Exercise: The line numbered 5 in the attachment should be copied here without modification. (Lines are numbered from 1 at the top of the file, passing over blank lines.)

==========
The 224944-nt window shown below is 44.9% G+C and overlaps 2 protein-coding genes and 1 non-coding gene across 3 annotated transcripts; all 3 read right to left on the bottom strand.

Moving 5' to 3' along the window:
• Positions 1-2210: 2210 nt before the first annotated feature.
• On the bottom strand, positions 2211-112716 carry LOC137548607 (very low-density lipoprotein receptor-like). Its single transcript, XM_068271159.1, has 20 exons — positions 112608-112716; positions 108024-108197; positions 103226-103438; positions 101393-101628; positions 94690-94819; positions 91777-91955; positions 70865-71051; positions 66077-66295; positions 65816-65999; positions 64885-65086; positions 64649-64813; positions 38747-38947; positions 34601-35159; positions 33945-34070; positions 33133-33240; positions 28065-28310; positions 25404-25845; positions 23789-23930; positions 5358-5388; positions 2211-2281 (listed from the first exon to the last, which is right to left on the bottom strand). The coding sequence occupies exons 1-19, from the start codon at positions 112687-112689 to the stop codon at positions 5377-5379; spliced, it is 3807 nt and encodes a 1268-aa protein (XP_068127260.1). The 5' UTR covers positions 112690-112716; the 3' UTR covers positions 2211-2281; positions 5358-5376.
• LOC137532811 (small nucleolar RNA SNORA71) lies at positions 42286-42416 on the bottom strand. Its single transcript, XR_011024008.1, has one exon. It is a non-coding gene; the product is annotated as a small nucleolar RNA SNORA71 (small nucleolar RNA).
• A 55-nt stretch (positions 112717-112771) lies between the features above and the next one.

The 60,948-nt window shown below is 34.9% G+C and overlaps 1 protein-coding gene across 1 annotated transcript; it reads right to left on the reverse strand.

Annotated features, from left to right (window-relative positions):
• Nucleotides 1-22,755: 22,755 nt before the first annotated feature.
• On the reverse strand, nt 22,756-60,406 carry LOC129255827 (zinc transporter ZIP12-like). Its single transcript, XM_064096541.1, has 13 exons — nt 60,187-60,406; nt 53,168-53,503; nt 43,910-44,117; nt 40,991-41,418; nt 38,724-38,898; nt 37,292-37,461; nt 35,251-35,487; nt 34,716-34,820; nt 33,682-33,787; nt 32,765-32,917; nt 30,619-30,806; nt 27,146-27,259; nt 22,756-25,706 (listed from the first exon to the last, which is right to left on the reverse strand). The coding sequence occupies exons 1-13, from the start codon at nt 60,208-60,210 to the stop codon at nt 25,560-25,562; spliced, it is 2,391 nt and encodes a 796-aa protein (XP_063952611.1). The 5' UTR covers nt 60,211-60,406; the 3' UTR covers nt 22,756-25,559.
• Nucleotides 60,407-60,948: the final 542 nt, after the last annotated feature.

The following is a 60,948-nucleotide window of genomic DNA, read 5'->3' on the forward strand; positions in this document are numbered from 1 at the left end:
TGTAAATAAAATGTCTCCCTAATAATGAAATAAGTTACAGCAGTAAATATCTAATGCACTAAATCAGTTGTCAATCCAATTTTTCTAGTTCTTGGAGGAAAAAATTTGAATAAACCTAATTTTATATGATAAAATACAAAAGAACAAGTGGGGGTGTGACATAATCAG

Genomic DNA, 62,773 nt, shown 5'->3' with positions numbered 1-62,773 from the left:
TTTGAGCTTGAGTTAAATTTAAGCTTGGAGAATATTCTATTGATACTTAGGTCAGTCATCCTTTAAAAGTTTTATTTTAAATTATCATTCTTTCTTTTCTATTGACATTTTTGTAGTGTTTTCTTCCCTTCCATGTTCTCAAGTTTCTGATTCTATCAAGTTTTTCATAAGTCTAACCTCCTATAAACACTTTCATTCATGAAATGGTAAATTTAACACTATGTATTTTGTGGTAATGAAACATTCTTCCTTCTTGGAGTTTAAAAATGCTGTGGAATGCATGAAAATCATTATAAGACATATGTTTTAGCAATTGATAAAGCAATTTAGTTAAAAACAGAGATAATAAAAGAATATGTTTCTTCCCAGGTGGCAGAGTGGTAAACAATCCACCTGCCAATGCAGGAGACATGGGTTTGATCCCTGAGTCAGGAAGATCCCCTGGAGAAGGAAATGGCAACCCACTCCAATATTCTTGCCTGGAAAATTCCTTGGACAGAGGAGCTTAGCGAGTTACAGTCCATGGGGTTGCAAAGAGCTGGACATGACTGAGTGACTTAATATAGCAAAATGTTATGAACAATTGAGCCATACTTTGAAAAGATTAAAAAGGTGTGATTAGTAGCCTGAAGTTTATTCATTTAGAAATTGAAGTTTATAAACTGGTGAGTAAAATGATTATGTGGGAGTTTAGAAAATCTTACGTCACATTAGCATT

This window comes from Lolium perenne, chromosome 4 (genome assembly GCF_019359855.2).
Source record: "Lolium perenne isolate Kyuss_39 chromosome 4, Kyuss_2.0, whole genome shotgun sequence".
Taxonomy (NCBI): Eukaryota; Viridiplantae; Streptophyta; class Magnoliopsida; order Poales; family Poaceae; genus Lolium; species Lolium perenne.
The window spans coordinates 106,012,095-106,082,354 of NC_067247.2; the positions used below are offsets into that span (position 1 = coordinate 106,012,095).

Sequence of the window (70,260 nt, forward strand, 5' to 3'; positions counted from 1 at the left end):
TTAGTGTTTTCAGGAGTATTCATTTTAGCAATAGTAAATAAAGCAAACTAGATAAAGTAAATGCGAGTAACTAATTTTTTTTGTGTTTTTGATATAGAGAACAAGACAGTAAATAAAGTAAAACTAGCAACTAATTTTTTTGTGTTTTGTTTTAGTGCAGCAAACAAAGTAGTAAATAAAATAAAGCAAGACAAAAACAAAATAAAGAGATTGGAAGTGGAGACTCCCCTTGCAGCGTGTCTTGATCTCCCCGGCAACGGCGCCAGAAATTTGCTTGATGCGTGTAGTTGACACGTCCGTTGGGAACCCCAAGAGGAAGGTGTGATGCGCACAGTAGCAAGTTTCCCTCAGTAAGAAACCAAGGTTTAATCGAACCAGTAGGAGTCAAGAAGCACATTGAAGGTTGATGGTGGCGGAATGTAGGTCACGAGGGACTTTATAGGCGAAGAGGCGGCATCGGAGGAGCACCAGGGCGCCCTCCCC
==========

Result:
• LOC137532811 (small nucleolar RNA SNORA71) lies at positions 42286-42416 on the bottom strand. Its single transcript, XR_011024008.1, has one exon. It is a non-coding gene; the product is annotated as a small nucleolar RNA SNORA71 (small nucleolar RNA).